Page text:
- During the summer months, children spend 90 per cent of their time outdoors
- Outdoor learning focus has particularly helped boys achieve developmental goals
Despite its city centre location, the Cambridge Day Nursery prides itself on providing opportunities for outdoor play that managers see as key to learning and development.
In the summer months, children spend as much as 90 per cent of their time outdoors and even in winter can expect to be outside up to 65 per cent of the time.
Outdoor play and learning is central to the setting's philosophy and integral to the day-to-day routine, explains Rachel Watson, senior nursery manager at the long-established private day nursery, which celebrates its 40th birthday this year.
"The outdoor space is seen as just part of the nursery so we don't really differentiate," she says.
The setting is open five-days-a-week from 8am to 6pm and caters for children from birth to five. There are currently 134 children on the nursery roll with an average of 82 attending each day.
At its last inspection in 2017, the nursery was rated "good" by Ofsted for all key areas of care.
"The outdoor facilities are easily accessible, offering a range of exciting activities that children thoroughly enjoy," said the inspection report. "Children of all ages are able to make choices as to where they want to play and independently move between the indoor and outdoor provision."
Meanwhile, the nursery's forest school - complete with forest classroom - at the far end of the garden provides "additional rich outdoor experiences", added inspectors.
All children - including the very youngest - have free access to outdoor space. The baby room leads into the "baby garden" but toddlers can also access the main nursery garden if they want to.
"As soon as the babies are mobile - either crawling or walking - they can access the outside area as and when they wish to," says Watson.
The main garden includes outdoor play equipment such as a climbing frame with slide, a water play area and mud kitchen, space for growing vegetables and a den known as the "Hobbit house".
Children in the pre-school area upstairs can also come up and down into the garden. Staff all have walkie talkies and use them to radio down when children are on their way out.
The nursery has a key person system with staff basing activities around children's interests and if that takes them outside "then all the better", says Watson.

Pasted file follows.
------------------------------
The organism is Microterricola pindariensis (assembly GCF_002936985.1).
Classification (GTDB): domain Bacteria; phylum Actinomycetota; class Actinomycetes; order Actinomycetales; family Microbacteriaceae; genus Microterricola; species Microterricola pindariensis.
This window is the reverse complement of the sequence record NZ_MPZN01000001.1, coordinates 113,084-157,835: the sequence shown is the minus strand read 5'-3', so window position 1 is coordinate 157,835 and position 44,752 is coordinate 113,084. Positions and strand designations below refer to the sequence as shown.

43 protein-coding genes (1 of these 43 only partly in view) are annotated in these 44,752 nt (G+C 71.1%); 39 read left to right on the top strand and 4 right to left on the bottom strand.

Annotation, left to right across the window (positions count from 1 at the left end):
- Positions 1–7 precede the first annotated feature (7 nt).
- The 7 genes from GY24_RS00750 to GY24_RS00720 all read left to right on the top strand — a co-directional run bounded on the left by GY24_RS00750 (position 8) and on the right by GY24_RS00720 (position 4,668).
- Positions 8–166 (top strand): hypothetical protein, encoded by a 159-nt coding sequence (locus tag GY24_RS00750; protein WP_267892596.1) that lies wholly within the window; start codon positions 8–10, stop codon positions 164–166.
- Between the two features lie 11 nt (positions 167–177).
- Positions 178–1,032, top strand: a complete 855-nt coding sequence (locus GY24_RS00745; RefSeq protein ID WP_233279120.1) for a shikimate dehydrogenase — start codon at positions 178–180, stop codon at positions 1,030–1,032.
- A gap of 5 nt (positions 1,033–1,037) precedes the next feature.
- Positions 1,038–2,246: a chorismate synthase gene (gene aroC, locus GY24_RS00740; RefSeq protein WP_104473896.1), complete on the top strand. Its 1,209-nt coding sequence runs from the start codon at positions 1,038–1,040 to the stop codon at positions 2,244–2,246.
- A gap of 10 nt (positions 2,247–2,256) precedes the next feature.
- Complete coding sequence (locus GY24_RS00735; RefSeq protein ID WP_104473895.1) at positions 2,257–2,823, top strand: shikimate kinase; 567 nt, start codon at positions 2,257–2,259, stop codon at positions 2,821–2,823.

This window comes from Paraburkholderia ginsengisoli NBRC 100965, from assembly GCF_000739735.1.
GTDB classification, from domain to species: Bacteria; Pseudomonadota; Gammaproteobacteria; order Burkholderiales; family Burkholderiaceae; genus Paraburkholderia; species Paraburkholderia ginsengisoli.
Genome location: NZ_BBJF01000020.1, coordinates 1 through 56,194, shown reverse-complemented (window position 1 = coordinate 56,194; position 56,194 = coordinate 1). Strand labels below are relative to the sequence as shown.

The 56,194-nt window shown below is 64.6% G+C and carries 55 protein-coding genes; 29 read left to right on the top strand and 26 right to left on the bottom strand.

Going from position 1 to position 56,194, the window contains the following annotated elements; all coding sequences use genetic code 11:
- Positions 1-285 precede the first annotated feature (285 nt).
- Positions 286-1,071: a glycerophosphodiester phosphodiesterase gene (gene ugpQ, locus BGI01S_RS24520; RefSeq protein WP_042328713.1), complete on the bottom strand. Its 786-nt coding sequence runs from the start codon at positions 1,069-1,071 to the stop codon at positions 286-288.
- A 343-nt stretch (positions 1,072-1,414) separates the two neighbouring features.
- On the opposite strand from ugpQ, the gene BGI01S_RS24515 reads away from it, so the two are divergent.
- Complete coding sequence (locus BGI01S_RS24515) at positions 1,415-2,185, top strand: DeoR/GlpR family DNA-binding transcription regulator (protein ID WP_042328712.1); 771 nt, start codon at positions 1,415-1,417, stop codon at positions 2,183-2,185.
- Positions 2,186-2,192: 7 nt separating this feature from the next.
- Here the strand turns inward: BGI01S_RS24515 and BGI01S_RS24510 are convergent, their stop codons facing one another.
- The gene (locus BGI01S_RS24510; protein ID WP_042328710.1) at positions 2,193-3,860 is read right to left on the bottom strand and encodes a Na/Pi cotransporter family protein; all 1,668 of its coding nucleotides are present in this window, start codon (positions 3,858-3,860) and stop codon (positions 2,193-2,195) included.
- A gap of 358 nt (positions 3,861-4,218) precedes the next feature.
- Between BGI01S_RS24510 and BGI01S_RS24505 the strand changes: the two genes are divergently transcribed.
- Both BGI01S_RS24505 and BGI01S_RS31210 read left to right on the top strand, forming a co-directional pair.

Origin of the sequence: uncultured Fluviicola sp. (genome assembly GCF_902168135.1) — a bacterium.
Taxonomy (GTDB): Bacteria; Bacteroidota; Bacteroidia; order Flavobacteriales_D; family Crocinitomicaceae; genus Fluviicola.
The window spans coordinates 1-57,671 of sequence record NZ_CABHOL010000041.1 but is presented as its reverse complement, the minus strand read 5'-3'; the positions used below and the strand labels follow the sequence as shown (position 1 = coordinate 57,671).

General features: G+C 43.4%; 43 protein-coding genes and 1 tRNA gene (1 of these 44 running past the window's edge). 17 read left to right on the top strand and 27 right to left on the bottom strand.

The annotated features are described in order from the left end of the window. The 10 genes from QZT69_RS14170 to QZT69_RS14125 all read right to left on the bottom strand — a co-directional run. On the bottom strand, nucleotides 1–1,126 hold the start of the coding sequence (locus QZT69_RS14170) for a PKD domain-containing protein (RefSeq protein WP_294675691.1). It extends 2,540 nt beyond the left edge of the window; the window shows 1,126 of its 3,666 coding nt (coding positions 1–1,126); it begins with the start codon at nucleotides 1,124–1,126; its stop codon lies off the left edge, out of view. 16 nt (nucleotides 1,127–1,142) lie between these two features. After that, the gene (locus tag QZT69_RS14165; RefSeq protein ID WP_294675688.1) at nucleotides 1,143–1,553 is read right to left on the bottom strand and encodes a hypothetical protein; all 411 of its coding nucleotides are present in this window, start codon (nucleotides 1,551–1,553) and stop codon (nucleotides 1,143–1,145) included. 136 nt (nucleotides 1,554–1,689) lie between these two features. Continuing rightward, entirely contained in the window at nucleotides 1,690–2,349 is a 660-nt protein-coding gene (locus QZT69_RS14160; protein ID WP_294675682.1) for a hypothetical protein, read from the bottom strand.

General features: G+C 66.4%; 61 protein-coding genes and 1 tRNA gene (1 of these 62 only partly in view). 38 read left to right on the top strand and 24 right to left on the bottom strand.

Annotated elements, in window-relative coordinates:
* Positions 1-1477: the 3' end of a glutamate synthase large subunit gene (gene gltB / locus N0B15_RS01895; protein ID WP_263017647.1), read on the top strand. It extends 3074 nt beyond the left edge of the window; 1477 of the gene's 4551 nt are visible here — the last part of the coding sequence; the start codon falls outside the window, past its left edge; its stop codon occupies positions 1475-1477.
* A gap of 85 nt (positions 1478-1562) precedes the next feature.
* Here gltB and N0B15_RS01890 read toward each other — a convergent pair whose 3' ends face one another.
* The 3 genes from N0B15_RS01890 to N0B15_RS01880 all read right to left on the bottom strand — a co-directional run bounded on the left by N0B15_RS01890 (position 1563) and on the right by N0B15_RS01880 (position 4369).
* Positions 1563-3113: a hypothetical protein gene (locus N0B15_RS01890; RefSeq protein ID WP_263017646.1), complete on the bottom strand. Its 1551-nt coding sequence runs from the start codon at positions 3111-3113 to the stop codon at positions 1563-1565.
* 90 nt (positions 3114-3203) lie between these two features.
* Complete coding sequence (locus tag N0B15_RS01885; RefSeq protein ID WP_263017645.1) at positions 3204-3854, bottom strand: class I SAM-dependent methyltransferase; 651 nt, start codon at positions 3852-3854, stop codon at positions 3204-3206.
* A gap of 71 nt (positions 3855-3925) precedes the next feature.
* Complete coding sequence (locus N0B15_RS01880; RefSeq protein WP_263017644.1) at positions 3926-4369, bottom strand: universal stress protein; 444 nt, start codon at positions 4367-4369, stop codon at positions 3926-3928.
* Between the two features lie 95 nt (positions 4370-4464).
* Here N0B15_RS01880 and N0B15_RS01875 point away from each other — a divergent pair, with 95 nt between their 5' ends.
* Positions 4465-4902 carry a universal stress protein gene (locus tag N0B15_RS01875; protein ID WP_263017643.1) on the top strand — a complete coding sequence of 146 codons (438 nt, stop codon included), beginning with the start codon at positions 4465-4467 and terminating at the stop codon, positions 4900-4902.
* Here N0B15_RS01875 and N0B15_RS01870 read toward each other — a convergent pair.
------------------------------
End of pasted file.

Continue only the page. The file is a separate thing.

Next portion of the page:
Staff can expect to be out in all weathers, so the nursery provides each team member with a winter coat and woolly hat. All staff and children are given sun hats and sun cream, and risky play, including climbing trees, is encouraged.
Some children simply find it easier to learn and engage outdoors, explains Watson. She illustrates this by explaining that one child with speech and language difficulties "didn't really speak inside the nursery but as soon as they came out into the garden they would start talking".
Activities like playing in the mud may seem like messy fun but making marks with fingers and sticks can be the precursor to learning to write.
"There are marking opportunities in all parts of the outdoor area. Those who don't wish to learn inside can make marks in the mud which then changes into them writing their name," says Watson.
Some children who attend the setting may have limited opportunities for outdoor play otherwise, explains Watson.
"In Cambridge there is a lot of development going on. Playing fields are being reduced and there is a lot of new housing with very small gardens and so it's just about allowing the children to have access to the outdoors rather than them being stuck inside," she says.
The opportunity to play and learn outdoors boosts physical and social skills, promotes resilience and helps ensure children are independent and confident and able to thrive when they move onto primary school or another childcare setting, says Watson.
In all, 98 per cent of children who moved on to school in the 2016/17 academic year were able to write their name clearly. Around half were boys who traditionally lag behind girls when it comes to achieving early learning goals. Most of those boys primarily did their learning outside, says Watson.
Virtually all children enjoyed a smooth transition to school. Of those who moved on earlier, 83 per cent were secure in the Early Years Foundation Stage development goals for children aged 40 to 60 months.
This article is part of CYP Now's special report on early childhood development. Click here for more